ESSENTIALS OF DIAGNOSIS
Painful breast masses; often multiple and bilateral.
Rapid fluctuation in mass size is common.
Pain often worsens during premenstrual phase of cycle.
Most common age is 30–50. Rare in postmenopausal women not receiving hormonal replacement.
Fibrocystic condition is the most frequent lesion of the breast. Although commonly referred to as “fibrocystic disease,” it does not, in fact, represent a pathologic or anatomic disorder. It is common in women 30–50 years of age but rare in postmenopausal women who are not taking hormonal replacement. Estrogen is considered a causative factor. There may be an increased risk in women who drink alcohol, especially women between 18 and 22 years of age. Fibrocystic condition encompasses a wide variety of benign histologic changes in the breast epithelium, some of which are found so commonly in normal breasts that they are probably variants of normal but have nonetheless been termed a "condition" or "disease."
The microscopic findings of fibrocystic condition include cysts (gross and microscopic), papillomatosis, adenosis, fibrosis, and ductal epithelial hyperplasia. Although fibrocystic condition has generally been considered to increase the risk of subsequent breast cancer, only the variants with a component of epithelial proliferation (especially with atypia), papillomatosis, or increased breast density on mammogram represent true risk factors.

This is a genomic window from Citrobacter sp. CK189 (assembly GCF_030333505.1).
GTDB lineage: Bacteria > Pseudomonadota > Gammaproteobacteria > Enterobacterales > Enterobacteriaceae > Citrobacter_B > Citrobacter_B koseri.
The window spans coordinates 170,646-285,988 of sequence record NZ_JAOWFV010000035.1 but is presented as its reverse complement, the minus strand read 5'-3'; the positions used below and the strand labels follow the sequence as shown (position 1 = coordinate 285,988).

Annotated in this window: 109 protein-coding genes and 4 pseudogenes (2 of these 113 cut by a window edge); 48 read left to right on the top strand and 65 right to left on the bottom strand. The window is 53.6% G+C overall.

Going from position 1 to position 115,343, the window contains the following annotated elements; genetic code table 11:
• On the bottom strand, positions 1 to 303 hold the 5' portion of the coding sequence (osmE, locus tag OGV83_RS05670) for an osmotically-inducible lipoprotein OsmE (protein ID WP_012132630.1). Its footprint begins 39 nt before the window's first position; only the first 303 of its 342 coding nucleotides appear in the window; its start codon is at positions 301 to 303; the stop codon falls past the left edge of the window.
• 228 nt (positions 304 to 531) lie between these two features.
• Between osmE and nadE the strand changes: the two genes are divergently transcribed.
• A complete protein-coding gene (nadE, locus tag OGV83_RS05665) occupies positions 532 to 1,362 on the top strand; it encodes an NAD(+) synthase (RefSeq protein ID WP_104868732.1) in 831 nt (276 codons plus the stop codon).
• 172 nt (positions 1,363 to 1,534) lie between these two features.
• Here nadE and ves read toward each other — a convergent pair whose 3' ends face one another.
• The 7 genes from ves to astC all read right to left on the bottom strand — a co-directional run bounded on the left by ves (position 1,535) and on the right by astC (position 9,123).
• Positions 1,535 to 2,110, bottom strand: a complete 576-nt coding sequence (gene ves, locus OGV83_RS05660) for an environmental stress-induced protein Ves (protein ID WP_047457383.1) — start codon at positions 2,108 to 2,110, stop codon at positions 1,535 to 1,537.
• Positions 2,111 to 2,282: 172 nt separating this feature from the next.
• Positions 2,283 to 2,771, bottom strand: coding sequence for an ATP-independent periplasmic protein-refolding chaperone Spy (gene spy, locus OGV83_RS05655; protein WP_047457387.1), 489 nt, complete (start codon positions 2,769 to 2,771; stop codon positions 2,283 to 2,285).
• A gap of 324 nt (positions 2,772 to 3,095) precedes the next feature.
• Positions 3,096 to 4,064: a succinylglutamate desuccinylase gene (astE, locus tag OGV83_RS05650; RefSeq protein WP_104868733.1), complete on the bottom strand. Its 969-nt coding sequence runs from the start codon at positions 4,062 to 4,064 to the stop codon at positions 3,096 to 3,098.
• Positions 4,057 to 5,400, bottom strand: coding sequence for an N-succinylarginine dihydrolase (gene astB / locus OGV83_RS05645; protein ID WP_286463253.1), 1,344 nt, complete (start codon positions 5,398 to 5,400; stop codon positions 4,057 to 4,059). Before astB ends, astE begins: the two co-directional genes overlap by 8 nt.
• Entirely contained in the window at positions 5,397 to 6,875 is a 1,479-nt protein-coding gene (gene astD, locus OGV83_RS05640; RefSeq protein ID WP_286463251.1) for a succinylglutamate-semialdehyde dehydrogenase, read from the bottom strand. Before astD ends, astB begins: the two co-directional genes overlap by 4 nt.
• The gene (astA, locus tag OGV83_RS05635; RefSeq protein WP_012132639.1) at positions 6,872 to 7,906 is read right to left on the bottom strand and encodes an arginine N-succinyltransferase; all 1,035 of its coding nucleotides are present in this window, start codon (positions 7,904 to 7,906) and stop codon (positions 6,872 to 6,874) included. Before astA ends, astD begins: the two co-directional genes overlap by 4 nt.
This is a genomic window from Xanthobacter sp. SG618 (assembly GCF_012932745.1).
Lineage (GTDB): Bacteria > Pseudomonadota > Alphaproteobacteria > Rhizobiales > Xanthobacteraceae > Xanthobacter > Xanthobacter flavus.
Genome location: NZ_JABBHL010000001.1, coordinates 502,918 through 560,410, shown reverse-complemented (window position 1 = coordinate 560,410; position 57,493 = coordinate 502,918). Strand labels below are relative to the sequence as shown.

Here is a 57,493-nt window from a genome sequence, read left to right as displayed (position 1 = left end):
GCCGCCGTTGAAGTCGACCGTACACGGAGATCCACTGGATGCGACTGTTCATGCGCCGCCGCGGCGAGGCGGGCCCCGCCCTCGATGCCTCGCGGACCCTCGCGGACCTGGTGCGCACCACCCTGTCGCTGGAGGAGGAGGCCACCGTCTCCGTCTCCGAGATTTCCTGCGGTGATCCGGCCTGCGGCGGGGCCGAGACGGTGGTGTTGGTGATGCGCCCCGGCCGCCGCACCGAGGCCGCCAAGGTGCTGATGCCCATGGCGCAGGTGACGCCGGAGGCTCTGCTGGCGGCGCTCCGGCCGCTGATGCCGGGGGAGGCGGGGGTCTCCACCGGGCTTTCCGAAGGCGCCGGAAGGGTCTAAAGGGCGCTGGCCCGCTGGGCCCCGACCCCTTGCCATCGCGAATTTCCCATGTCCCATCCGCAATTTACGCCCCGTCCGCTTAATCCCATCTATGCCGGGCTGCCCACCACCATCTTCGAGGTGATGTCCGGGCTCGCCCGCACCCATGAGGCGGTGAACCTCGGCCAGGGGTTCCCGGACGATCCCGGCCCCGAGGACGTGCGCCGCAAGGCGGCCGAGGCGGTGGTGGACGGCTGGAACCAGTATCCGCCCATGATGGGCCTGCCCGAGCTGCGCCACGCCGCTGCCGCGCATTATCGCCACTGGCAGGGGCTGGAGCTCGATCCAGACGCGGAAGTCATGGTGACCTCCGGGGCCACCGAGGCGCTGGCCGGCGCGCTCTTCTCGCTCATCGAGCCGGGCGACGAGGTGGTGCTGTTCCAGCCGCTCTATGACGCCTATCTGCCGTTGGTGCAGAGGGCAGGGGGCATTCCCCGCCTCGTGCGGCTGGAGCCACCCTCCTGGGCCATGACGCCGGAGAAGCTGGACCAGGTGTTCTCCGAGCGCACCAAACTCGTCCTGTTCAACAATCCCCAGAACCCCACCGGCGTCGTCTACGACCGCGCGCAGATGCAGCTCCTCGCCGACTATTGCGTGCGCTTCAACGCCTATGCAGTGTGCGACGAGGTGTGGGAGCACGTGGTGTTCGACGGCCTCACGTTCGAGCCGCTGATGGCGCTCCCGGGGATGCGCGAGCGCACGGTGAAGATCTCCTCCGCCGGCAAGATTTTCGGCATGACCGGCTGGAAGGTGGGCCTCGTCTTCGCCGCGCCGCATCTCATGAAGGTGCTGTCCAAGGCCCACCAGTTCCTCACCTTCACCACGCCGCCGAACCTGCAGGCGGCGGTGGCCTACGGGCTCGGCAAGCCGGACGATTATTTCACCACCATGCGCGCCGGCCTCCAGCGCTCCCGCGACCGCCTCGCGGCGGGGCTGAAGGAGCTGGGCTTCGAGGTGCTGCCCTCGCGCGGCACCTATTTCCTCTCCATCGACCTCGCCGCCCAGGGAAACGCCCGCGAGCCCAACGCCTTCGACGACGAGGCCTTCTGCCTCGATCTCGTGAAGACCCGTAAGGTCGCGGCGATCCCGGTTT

Fibrocystic condition may produce an asymptomatic mass in the breast that is discovered by accident, but pain or tenderness often calls attention to it. Discomfort often occurs or worsens during the premenstrual phase of the cycle, at which time the cysts tend to enlarge. Fluctuations in size and rapid appearance or disappearance of a breast mass are common with this condition as are multiple or bilateral masses and serous nipple discharge. Patients will give a history of a transient lump in the breast or cyclic breast pain.
Mammography and ultrasonography should be used to evaluate a mass in a patient with fibrocystic condition. Ultrasonography alone may be used in women under 30 years of age. Because a mass due to fibrocystic condition is difficult to distinguish from carcinoma on the basis of clinical findings, suspicious lesions should be biopsied. Core needle biopsy, rather than fine-needle aspiration (FNA), is the preferable technique. Excisional biopsy is rarely necessary but should be done for lesions with atypia or where imaging and biopsy results are discordant. Surgery should be conservative, since the primary objective is to exclude cancer. Occasionally, FNA cytology will suffice. Simple mastectomy or extensive removal of breast tissue is rarely, if ever, indicated for fibrocystic condition.
Pain, fluctuation in size, and multiplicity of lesions are the features most helpful in differentiating fibrocystic condition from carcinoma. If a dominant mass ...